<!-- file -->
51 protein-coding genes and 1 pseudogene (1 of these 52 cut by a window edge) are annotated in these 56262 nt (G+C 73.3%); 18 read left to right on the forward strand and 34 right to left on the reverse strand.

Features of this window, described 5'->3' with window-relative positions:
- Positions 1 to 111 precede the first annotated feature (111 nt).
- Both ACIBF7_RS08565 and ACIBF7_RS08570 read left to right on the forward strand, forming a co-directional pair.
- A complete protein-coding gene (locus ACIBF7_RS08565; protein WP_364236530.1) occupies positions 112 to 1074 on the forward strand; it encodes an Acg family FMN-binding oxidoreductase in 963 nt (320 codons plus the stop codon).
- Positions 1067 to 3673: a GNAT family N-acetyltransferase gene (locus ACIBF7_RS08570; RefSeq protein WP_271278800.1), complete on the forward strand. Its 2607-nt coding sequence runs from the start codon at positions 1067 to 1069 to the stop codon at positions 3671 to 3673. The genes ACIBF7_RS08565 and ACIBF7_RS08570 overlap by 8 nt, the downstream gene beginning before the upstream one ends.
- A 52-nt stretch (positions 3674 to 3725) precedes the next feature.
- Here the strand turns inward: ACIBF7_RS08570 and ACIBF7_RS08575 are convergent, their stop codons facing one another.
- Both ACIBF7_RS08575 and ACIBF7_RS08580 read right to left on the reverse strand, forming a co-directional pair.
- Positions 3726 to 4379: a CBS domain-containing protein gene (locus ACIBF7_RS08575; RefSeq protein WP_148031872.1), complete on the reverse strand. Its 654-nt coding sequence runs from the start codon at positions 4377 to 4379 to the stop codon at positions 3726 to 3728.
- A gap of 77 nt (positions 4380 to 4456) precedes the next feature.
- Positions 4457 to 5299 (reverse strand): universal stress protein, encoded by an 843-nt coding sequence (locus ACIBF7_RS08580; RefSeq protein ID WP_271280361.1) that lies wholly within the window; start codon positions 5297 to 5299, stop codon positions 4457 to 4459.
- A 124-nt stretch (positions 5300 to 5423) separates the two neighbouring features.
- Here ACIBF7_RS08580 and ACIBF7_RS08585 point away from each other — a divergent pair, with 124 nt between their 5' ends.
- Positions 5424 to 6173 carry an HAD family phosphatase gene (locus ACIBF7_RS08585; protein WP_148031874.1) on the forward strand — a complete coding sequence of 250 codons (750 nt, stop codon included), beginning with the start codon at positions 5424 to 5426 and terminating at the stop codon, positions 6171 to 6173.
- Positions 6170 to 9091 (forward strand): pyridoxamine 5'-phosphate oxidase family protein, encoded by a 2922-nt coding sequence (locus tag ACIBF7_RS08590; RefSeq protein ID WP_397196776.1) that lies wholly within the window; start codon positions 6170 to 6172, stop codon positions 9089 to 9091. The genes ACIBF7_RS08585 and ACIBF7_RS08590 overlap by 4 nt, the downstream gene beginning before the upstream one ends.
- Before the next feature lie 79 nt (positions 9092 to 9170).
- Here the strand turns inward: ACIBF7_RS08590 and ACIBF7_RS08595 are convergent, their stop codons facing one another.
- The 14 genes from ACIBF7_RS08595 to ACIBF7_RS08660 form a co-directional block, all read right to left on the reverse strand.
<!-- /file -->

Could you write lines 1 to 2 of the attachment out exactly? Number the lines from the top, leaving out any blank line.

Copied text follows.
51 protein-coding genes and 1 pseudogene (1 of these 52 cut by a window edge) are annotated in these 56262 nt (G+C 73.3%); 18 read left to right on the forward strand and 34 right to left on the reverse strand.

Features of this window, described 5'->3' with window-relative positions: